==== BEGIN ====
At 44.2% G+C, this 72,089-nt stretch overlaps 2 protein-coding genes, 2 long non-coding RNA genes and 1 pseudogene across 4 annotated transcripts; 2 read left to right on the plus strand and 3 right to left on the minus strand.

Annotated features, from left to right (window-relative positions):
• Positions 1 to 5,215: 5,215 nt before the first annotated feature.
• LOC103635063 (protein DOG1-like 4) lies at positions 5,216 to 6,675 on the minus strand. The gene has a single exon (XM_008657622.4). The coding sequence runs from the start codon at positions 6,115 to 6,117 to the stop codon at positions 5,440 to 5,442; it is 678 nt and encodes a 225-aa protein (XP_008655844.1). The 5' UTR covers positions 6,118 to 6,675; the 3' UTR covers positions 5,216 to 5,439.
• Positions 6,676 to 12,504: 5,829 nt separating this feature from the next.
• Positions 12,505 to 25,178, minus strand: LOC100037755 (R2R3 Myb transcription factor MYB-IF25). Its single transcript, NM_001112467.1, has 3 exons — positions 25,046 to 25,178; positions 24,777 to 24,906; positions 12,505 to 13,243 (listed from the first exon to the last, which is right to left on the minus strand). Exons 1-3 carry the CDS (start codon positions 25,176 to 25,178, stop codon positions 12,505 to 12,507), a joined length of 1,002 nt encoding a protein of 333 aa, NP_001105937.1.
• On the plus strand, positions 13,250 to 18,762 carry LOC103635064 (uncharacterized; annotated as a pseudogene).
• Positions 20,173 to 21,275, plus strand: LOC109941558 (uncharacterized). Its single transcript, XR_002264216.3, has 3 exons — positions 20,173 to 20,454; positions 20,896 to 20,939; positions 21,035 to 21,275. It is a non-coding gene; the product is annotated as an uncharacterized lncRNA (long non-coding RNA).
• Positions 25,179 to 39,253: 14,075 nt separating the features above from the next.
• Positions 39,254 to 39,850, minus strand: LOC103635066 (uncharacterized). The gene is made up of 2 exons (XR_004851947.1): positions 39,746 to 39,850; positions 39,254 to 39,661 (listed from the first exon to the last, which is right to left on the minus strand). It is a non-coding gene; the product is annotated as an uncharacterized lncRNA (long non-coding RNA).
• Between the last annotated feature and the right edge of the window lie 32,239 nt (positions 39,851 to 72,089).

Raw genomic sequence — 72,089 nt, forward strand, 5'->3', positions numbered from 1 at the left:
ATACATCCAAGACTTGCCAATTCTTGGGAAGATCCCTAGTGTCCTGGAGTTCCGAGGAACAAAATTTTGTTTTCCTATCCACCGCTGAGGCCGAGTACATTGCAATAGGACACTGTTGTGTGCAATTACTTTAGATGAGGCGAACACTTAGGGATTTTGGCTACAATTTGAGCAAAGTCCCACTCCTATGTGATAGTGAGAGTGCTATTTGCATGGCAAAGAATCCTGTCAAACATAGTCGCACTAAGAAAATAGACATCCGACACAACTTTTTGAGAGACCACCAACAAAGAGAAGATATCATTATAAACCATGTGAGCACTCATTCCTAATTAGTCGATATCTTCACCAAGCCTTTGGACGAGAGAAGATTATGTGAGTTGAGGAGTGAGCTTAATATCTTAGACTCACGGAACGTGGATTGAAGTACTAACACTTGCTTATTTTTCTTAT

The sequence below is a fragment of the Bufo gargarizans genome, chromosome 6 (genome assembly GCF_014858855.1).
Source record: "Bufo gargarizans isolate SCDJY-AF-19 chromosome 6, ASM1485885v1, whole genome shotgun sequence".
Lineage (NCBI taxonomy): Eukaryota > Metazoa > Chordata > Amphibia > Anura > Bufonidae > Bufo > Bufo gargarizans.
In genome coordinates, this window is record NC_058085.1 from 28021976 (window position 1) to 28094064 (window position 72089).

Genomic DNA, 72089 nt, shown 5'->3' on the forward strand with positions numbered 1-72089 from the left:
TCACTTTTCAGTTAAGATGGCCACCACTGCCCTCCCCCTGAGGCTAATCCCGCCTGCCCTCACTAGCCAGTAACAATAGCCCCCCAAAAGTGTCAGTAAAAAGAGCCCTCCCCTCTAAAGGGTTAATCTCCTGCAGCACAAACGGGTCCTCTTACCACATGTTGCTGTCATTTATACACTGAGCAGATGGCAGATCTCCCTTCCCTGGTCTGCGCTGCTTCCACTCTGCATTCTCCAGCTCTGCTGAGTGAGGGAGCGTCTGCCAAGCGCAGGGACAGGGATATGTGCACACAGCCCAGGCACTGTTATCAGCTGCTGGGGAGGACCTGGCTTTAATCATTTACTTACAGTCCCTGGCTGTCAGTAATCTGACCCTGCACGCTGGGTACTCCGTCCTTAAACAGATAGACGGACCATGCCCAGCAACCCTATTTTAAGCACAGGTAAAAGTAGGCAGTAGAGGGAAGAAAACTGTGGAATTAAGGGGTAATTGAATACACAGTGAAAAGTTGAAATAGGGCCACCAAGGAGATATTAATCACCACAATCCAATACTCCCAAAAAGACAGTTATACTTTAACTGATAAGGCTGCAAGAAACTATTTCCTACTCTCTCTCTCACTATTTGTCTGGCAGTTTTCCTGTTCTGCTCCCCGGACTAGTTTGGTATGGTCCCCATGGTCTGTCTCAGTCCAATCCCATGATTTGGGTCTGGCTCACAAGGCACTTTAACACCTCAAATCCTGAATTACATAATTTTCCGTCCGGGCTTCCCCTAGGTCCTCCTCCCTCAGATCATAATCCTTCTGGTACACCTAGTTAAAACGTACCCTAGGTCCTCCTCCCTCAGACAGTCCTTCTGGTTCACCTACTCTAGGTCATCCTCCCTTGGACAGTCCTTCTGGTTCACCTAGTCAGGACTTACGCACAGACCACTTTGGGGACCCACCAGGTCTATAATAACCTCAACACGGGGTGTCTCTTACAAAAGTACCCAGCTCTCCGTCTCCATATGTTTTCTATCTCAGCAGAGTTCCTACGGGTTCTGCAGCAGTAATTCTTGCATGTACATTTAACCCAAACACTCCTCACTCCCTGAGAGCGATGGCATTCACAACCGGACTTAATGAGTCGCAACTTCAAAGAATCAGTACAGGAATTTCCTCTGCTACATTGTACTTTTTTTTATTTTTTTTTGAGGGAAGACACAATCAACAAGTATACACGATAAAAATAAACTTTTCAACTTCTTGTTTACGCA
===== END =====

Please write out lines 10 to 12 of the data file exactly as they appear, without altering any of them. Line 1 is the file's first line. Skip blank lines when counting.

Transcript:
• Positions 39,254 to 39,850, minus strand: LOC103635066 (uncharacterized). The gene is made up of 2 exons (XR_004851947.1): positions 39,746 to 39,850; positions 39,254 to 39,661 (listed from the first exon to the last, which is right to left on the minus strand). It is a non-coding gene; the product is annotated as an uncharacterized lncRNA (long non-coding RNA).
• Between the last annotated feature and the right edge of the window lie 32,239 nt (positions 39,851 to 72,089).

Raw genomic sequence — 72,089 nt, forward strand, 5'->3', positions numbered from 1 at the left: